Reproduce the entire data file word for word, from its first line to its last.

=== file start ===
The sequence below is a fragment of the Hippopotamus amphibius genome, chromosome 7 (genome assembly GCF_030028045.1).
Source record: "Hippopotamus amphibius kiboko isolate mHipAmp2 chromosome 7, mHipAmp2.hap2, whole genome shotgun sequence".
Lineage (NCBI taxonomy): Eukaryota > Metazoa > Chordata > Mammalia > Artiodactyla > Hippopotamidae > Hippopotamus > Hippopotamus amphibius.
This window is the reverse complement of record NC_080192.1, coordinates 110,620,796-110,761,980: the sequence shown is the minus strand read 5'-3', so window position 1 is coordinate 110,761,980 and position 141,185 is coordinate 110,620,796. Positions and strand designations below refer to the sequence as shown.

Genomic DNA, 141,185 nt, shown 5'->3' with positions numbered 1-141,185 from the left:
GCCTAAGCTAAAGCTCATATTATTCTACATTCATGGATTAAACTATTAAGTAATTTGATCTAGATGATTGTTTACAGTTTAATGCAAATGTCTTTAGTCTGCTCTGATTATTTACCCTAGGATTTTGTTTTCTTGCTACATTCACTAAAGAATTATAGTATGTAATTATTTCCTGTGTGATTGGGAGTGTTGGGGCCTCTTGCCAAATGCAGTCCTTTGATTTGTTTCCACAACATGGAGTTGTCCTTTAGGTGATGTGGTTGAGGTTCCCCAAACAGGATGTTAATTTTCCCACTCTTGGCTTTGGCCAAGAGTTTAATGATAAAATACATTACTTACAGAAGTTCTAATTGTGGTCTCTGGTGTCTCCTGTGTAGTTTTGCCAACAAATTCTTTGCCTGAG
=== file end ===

The sequence below is a fragment of the Hippopotamus amphibius genome, chromosome 7 (genome assembly GCF_030028045.1).
Source record: "Hippopotamus amphibius kiboko isolate mHipAmp2 chromosome 7, mHipAmp2.hap2, whole genome shotgun sequence".
Lineage (NCBI taxonomy): Eukaryota > Metazoa > Chordata > Mammalia > Artiodactyla > Hippopotamidae > Hippopotamus > Hippopotamus amphibius.
This window is the reverse complement of record NC_080192.1, coordinates 110,620,796-110,761,980: the sequence shown is the minus strand read 5'-3', so window position 1 is coordinate 110,761,980 and position 141,185 is coordinate 110,620,796. Positions and strand designations below refer to the sequence as shown.

Genomic DNA, 141,185 nt, shown 5'->3' with positions numbered 1-141,185 from the left:
GCCTAAGCTAAAGCTCATATTATTCTACATTCATGGATTAAACTATTAAGTAATTTGATCTAGATGATTGTTTACAGTTTAATGCAAATGTCTTTAGTCTGCTCTGATTATTTACCCTAGGATTTTGTTTTCTTGCTACATTCACTAAAGAATTATAGTATGTAATTATTTCCTGTGTGATTGGGAGTGTTGGGGCCTCTTGCCAAATGCAGTCCTTTGATTTGTTTCCACAACATGGAGTTGTCCTTTAGGTGATGTGGTTGAGGTTCCCCAAACAGGATGTTAATTTTCCCACTCTTGGCTTTGGCCAAGAGTTTAATGATAAAATACATTACTTACAGAAGTTCTAATTGTGGTCTCTGGTGTCTCCTGTGTAGTTTTGCCAACAAATTCTTTGCCTGAG